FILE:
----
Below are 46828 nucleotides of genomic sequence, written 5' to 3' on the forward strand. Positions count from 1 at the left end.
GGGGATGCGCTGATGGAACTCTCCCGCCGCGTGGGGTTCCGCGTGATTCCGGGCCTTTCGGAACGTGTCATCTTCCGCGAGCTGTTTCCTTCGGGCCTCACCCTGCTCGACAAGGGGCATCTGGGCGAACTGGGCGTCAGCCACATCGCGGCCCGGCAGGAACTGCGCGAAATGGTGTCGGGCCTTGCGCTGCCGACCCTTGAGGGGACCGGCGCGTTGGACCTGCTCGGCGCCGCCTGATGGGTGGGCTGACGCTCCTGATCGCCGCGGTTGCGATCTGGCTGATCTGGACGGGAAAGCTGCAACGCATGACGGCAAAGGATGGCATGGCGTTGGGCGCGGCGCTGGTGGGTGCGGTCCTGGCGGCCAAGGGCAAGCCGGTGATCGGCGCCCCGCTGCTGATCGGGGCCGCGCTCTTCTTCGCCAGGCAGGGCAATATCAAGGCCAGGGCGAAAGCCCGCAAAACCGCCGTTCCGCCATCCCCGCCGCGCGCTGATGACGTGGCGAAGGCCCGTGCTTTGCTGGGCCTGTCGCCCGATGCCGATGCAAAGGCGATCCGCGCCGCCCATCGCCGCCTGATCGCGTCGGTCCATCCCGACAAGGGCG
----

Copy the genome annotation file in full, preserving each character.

Below are 46828 nucleotides of genomic sequence, written 5' to 3' on the forward strand. Positions count from 1 at the left end.
GGGGATGCGCTGATGGAACTCTCCCGCCGCGTGGGGTTCCGCGTGATTCCGGGCCTTTCGGAACGTGTCATCTTCCGCGAGCTGTTTCCTTCGGGCCTCACCCTGCTCGACAAGGGGCATCTGGGCGAACTGGGCGTCAGCCACATCGCGGCCCGGCAGGAACTGCGCGAAATGGTGTCGGGCCTTGCGCTGCCGACCCTTGAGGGGACCGGCGCGTTGGACCTGCTCGGCGCCGCCTGATGGGTGGGCTGACGCTCCTGATCGCCGCGGTTGCGATCTGGCTGATCTGGACGGGAAAGCTGCAACGCATGACGGCAAAGGATGGCATGGCGTTGGGCGCGGCGCTGGTGGGTGCGGTCCTGGCGGCCAAGGGCAAGCCGGTGATCGGCGCCCCGCTGCTGATCGGGGCCGCGCTCTTCTTCGCCAGGCAGGGCAATATCAAGGCCAGGGCGAAAGCCCGCAAAACCGCCGTTCCGCCATCCCCGCCGCGCGCTGATGACGTGGCGAAGGCCCGTGCTTTGCTGGGCCTGTCGCCCGATGCCGATGCAAAGGCGATCCGCGCCGCCCATCGCCGCCTGATCGCGTCGGTCCATCCCGACAAGGGCG